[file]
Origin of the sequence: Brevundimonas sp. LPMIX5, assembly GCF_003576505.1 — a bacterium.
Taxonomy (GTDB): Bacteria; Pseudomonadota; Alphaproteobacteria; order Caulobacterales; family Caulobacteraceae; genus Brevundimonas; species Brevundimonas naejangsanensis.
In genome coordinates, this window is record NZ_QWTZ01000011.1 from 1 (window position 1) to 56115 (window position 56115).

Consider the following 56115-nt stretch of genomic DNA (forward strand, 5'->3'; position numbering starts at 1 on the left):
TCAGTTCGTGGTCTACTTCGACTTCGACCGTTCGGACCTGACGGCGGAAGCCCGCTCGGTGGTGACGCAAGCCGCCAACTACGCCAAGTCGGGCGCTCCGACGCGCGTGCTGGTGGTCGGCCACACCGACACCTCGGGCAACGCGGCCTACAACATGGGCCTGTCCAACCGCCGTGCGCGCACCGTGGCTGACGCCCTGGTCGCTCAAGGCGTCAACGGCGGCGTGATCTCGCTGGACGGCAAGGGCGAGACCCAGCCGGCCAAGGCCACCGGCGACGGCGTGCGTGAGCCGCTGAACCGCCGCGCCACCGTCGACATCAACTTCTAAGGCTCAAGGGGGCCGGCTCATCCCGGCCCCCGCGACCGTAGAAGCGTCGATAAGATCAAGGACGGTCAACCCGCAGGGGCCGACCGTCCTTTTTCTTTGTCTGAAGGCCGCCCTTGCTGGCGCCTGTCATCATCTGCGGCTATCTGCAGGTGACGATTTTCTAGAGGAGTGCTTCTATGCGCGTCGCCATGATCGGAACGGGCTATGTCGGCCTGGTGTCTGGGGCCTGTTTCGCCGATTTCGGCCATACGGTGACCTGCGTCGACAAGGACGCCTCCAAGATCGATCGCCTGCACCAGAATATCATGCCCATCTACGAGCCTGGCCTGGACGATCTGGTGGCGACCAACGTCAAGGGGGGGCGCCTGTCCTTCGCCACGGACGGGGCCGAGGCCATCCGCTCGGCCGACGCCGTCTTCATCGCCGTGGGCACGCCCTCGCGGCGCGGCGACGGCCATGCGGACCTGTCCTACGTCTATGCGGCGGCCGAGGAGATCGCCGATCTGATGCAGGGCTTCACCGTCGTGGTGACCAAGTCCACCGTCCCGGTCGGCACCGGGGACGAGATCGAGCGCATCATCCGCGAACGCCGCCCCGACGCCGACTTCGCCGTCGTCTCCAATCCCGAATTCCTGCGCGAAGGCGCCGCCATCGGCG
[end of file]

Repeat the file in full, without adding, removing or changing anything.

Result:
Origin of the sequence: Brevundimonas sp. LPMIX5, assembly GCF_003576505.1 — a bacterium.
Taxonomy (GTDB): Bacteria; Pseudomonadota; Alphaproteobacteria; order Caulobacterales; family Caulobacteraceae; genus Brevundimonas; species Brevundimonas naejangsanensis.
In genome coordinates, this window is record NZ_QWTZ01000011.1 from 1 (window position 1) to 56115 (window position 56115).

Consider the following 56115-nt stretch of genomic DNA (forward strand, 5'->3'; position numbering starts at 1 on the left):
TCAGTTCGTGGTCTACTTCGACTTCGACCGTTCGGACCTGACGGCGGAAGCCCGCTCGGTGGTGACGCAAGCCGCCAACTACGCCAAGTCGGGCGCTCCGACGCGCGTGCTGGTGGTCGGCCACACCGACACCTCGGGCAACGCGGCCTACAACATGGGCCTGTCCAACCGCCGTGCGCGCACCGTGGCTGACGCCCTGGTCGCTCAAGGCGTCAACGGCGGCGTGATCTCGCTGGACGGCAAGGGCGAGACCCAGCCGGCCAAGGCCACCGGCGACGGCGTGCGTGAGCCGCTGAACCGCCGCGCCACCGTCGACATCAACTTCTAAGGCTCAAGGGGGCCGGCTCATCCCGGCCCCCGCGACCGTAGAAGCGTCGATAAGATCAAGGACGGTCAACCCGCAGGGGCCGACCGTCCTTTTTCTTTGTCTGAAGGCCGCCCTTGCTGGCGCCTGTCATCATCTGCGGCTATCTGCAGGTGACGATTTTCTAGAGGAGTGCTTCTATGCGCGTCGCCATGATCGGAACGGGCTATGTCGGCCTGGTGTCTGGGGCCTGTTTCGCCGATTTCGGCCATACGGTGACCTGCGTCGACAAGGACGCCTCCAAGATCGATCGCCTGCACCAGAATATCATGCCCATCTACGAGCCTGGCCTGGACGATCTGGTGGCGACCAACGTCAAGGGGGGGCGCCTGTCCTTCGCCACGGACGGGGCCGAGGCCATCCGCTCGGCCGACGCCGTCTTCATCGCCGTGGGCACGCCCTCGCGGCGCGGCGACGGCCATGCGGACCTGTCCTACGTCTATGCGGCGGCCGAGGAGATCGCCGATCTGATGCAGGGCTTCACCGTCGTGGTGACCAAGTCCACCGTCCCGGTCGGCACCGGGGACGAGATCGAGCGCATCATCCGCGAACGCCGCCCCGACGCCGACTTCGCCGTCGTCTCCAATCCCGAATTCCTGCGCGAAGGCGCCGCCATCGGCG